The Heptapyrgion, also popularly known by its Ottoman Turkish name Yedi Kule, is a Byzantine and Ottoman-era fortress situated on the north-eastern corner of the Acropolis of Thessaloniki in Greece. Despite its name, which in both languages means 'Fortress of Seven Towers', it features ten, and was probably named after the Yedikule Fortress in Constantinople (modern Istanbul, Turkey).
Although the urban core of the city essentially dates from its foundation by Cassander in 316 BC, the walls that defined the medieval and early modern city, and that are still visible today, date to the late Antiquity, when the Roman emperor Theodosius I (r. 379–395) fortified the city anew. The five northern towers of the Heptapyrgion, along with the curtain wall that connects them, forming the northern corner of the acropolis, probably date to this period. Another theory, dating their construction to the 9th century, has also been brought forth.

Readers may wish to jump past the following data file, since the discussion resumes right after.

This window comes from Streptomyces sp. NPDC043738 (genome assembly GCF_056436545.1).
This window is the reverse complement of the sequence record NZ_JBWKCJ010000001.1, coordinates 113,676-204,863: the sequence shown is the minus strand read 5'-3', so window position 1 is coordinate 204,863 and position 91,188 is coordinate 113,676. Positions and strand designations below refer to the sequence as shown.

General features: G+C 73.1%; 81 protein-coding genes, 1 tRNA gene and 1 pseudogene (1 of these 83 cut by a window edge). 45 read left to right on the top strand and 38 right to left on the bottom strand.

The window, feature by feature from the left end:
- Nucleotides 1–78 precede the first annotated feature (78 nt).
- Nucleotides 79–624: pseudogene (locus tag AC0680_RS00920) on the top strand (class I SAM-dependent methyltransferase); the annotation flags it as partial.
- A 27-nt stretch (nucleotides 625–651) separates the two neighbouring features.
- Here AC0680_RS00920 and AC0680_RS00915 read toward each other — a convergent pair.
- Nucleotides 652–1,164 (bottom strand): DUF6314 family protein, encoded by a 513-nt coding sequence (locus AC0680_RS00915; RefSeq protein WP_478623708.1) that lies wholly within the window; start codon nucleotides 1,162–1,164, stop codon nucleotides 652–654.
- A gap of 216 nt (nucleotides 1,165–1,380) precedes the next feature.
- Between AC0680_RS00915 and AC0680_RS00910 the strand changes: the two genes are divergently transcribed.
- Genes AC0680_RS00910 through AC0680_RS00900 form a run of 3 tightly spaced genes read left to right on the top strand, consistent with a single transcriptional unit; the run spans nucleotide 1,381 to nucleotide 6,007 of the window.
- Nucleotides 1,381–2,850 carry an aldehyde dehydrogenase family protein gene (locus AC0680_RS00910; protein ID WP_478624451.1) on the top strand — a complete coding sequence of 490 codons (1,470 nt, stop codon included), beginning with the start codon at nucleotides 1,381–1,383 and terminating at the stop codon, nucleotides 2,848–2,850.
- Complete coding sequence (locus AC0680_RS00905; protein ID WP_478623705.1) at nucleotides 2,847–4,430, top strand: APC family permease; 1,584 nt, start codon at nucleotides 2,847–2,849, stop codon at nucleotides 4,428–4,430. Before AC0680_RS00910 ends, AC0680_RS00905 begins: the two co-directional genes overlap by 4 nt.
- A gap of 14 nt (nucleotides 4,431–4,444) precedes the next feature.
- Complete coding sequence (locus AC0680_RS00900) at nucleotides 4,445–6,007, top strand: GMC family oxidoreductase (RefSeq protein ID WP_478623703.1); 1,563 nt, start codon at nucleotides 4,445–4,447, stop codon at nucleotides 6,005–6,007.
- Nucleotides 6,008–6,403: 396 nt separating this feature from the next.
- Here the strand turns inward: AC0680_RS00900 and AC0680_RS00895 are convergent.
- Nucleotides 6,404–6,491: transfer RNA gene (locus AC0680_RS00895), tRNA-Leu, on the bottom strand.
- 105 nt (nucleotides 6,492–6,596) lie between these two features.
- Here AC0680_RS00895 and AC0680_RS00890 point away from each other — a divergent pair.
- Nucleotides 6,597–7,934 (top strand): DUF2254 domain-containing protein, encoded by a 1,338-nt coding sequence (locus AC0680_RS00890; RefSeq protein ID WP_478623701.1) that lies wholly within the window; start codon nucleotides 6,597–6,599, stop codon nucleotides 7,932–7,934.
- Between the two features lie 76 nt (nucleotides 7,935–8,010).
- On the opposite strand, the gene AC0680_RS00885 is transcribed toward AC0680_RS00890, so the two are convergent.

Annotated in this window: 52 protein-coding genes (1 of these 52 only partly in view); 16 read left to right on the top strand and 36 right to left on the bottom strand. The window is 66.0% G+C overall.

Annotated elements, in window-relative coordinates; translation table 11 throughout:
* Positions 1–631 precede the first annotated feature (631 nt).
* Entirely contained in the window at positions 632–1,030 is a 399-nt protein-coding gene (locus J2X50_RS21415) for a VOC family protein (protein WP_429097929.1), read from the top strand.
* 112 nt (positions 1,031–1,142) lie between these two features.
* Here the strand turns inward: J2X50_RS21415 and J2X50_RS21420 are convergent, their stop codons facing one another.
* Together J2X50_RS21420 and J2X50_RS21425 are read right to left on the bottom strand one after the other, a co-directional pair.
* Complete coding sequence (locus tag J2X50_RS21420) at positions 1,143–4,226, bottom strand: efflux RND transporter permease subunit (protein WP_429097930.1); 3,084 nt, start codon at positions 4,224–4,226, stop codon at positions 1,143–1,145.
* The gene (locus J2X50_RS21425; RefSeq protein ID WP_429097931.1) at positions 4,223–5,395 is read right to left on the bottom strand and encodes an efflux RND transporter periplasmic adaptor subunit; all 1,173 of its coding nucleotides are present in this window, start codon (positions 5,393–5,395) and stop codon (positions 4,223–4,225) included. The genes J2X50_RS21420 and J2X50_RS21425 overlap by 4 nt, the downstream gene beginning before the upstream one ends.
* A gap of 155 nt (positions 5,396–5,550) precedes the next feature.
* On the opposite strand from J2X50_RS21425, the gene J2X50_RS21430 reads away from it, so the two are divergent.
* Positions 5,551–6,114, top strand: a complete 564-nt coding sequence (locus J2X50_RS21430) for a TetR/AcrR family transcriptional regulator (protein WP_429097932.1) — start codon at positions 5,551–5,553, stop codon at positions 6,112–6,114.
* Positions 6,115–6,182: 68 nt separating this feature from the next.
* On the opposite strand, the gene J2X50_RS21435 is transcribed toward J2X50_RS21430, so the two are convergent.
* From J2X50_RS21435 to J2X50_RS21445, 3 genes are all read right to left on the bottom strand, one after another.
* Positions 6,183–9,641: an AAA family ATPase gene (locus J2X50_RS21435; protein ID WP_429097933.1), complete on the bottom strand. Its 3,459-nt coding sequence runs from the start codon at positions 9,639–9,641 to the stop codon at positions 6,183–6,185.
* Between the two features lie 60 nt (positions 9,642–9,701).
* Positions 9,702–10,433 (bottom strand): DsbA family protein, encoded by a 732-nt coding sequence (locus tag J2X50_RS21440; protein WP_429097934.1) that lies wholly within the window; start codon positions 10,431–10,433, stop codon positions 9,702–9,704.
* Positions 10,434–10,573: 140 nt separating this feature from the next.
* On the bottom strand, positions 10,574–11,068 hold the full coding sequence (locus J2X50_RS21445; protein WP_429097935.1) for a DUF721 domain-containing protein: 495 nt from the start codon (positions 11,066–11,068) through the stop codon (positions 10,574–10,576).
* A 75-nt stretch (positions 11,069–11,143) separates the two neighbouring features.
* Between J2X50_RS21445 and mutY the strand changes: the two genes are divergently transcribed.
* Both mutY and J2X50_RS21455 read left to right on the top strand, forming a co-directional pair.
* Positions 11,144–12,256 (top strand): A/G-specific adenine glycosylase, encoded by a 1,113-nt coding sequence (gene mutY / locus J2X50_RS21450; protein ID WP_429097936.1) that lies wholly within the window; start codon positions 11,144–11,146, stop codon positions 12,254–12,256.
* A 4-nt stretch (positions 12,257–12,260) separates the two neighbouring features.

The southern five towers and wall were built likely in the 12th century, thus forming a fortified redoubt in the interior of the city's citadel. This fortress was then maintained and rebuilt in the Palaiologan period. The nature of the reconstruction and dating of the southern portion of the fort is disputed.
Rather than a new construction, which has been disproved by archaeology, the work of Çavuş Bey may have been limited to the restoration of the bastions over the fort's monumental entrance. In a 1591 account, the fort, referred to as the Iç Kale ('Inner Castle'), serves as the residence of the city's military governor and has a 300-strong garrison. Another inscription, lost today but known from the writings of the 17th-century Ottoman traveller Evliya Çelebi, testified to another restoration in 1646.
During the 1890s, the fortress was converted into a prison. This conversion entailed the removal of all previous buildings in the fort's interior, of which no trace now survives. The fortifications themselves were only little modified, although their role was effectively reversed: designed to protect its residents from outside dangers, they know served to isolate the inmates from the outside world.